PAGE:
Methylation of cytosine residues at carbon atom 5 of the base (mC) represents a major mechanism via which cells can silence genes. Cytosine methylation mostly occurs in a CpG dinucleo-
tide context. However, CpG islands (CGIs), which are character- ized by a very high CpG density and are often found in promoter regions of genes, are typically hypomethylated. Methylation of these CGIs results in transcriptional silencing. The molecular mechanisms underlying the association between DNA methyla- tion and repression of transcription have proven difficult to decipher. The classic view is that methylation of DNA results in the recruitment of methyl-CpG-binding proteins (MBPs) that possess transcriptionally repressive enzymatic activities (Defos- sez and Stancheva, 2011). However, in vivo validation for this model on a genome-wide level is still lacking. In contrast, recent in vivo data have revealed that CXXC-domain-containing proteins specifically bind to nonmethylated cytosines. In this case, hypomethylated CGIs serve as a recruitment signal for CXXC-domain-containing activators that establish a transcrip- tionally active chromatin state (Thomson et al., 2010).
It was discovered 4 years ago that Tet enzymes convert mC to 5-hydroxymethylcytosine (hmC) (Kriaucionis and Heintz, 2009; Tahiliani et al., 2009). This modification is particularly abundant in the brain and in embryonic stem cells but is detect- able in all tissues tested (Globisch et al., 2010;Szwagierczak et al., 2010). Tet enzymes can catalyze further oxidation of hmC to 5-formylcytosine (fC) and 5-carboxylcytosine (caC) (He et al., 2011;Ito et al., 2011;Pfaffeneder et al., 2011). fC and caC can subsequently serve as substrates for thymine-DNA glycosylase (Tdg), which eventually results in the generation of a nonmethylated cytosine (He et al., 2011;Maiti and Drohat, 2011). Therefore, this Tet-Tdg pathway represents an active DNA demethylation pathway. It is not clear whether hmC, fC, and caC have additional DNA-demethylation-independent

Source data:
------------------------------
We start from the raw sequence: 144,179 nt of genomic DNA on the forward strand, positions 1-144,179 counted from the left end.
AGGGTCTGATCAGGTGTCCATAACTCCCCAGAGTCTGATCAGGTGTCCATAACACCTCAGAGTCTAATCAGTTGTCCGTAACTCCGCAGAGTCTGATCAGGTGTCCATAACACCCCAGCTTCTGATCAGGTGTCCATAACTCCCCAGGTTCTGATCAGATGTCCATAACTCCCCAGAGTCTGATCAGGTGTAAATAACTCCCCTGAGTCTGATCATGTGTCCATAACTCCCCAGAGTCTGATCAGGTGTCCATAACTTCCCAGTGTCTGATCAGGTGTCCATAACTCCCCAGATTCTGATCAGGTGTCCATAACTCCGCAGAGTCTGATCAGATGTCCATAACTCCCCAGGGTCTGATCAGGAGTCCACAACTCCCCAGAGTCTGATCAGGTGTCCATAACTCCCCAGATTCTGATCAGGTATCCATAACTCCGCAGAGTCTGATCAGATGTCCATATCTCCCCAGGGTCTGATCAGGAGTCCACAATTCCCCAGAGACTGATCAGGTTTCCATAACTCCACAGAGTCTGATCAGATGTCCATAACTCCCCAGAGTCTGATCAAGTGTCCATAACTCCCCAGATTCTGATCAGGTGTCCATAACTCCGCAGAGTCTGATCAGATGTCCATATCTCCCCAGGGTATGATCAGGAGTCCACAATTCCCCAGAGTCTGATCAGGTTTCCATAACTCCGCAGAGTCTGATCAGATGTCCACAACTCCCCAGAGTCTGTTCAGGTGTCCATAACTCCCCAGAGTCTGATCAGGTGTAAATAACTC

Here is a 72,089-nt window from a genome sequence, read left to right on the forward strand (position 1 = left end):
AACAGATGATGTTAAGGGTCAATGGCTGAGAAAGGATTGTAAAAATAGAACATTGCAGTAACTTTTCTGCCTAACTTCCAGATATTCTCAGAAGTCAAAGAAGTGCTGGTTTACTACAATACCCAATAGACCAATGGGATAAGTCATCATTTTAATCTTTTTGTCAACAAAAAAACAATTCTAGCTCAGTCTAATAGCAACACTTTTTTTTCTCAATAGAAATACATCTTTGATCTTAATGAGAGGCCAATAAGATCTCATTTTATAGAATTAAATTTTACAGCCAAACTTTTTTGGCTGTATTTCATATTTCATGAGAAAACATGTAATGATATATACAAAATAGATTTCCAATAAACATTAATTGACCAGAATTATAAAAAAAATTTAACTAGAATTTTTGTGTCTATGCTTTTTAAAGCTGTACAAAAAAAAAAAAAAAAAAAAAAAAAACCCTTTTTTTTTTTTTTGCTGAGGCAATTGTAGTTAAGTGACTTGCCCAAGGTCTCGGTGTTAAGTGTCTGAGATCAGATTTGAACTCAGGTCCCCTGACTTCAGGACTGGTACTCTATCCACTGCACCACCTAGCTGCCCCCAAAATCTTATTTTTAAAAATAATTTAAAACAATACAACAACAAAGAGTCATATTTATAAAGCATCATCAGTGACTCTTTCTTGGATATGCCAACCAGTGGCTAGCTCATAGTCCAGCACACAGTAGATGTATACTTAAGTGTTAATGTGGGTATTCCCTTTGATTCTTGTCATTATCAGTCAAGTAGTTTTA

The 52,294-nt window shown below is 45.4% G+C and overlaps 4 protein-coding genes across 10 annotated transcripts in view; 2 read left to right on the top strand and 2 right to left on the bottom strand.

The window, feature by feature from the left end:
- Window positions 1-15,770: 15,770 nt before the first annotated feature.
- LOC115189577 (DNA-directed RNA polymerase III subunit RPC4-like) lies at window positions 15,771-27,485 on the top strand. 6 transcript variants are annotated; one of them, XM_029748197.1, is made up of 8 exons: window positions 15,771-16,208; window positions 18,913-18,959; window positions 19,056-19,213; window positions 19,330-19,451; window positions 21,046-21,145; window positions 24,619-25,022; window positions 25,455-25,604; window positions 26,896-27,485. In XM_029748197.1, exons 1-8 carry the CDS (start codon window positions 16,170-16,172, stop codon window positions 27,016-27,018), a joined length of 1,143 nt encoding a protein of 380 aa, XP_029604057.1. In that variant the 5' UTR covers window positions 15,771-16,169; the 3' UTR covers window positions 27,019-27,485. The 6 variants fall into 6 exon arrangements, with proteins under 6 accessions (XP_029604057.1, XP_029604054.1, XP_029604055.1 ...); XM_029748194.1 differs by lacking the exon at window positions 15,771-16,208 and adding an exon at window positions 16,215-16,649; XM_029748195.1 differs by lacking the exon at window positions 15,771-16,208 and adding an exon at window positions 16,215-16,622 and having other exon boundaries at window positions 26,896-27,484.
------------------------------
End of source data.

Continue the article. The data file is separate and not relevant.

functions, as very few specific binders, or ‘‘readers,’’ for these oxidized versions of mC have been described thus far.
We applied quantitative mass spectrometry (MS)-based pro- teomics to identify a large number of readers for mC and its oxidized derivatives in mouse embryonic stem cells (mESCs). Furthermore, we also identified readers for mC and hmC in neuronal progenitor cells (NPCs) and in adult mouse brain. Our
Lys0 and Arg0 Lys8 and Arg10
Lys0 and Arg0 Lys8 and Arg10
m/z Intensity Reverse L o g2(H/L r e v e rse) Log2(H/L forward) contaminants background A C B E D m/z 50 100 636.85 637.35 637.85 639.86 638.35 640.36 642.35 Kdm2B LAGLDITDVSLR Zbtb44 WLAACSDFFR Av Rt 78.78-79.76 m/z 50 100 645.82 646.32 647.82 642.81 648.32 m/z 50 100 Re la ti v e A b u n d a n c e 913.44 913.94 914.44 915.43 Klf4 AGGDPGVAASNT- GGGLLYSR Av Rt 59.45-59.80 m/z 50 100 435.73 437.73 438.23 436.24 432.72 433.23 436.74 438.73 Uhrf1 ELYGNIR K F H G R e la ti v e A bundanc e m/z 50 100 384.23 380.23 382.24 384.74 380.73 382.74 383.24 Wdr76 ADSLLLK I R e la ti v e A bundanc e R el at iv e A bundanc e R el at iv e A bundanc e 50 100 701.84 702.34 702.84 703.34 703.84 705.85706.35 Zbtb2 GPLSLCSNAADLGK Re la ti v e A b u n d a n c e J m/z C hmC mC Binding to: -6 -4 -2 0 2 -2 0 2 4 log2(mC/C) Log2(C/mC) Crem Atf1 Creb1 Klf2 Jund Cxxc5 Uhrf1 Thy28 Ring1B Mga Pcgf1 Cggbp1 Bcor Bnc2 Nfrkb Rfx1 Mbd4 Klf5 L3mbtl2 Skp1 Ino80 Kdm2B Mbd1 Lsd1 Ring1A MeCP2 Klf4 -8 -6 -4 -2 0 2 4 -4 -2 0 2 4 6 Log2(hmC/C) Atf2 Atf1 Creb1 Msh3 Jund Cxxc5 Recql Uhrf1 Thy28 Atf6b Ruvbl1,2 Pcgf1 Neil1 Bcor Mll1 Nfrkb Skp1 Ino80 Kdm2B Myst4 C3orf37 Atf7 Ring1A,B MeCP2 Wdr76 Mpg Log2(C/hmC) C20orf72 5% input C mC hmC MBD2b Klf4-ZF Cxxc5-CXXC Kdm2b-CXXC 5% input C mC hmC Mll1 m/z m/z Intensity Intensity SDS PAGE Tryptic digest SDS PAGE Tryptic digest Zbtb44 Zbtb2 Zbtb2 43 16 3 1 6 C mC hmC 25µl 5µl GST MBD3- MBD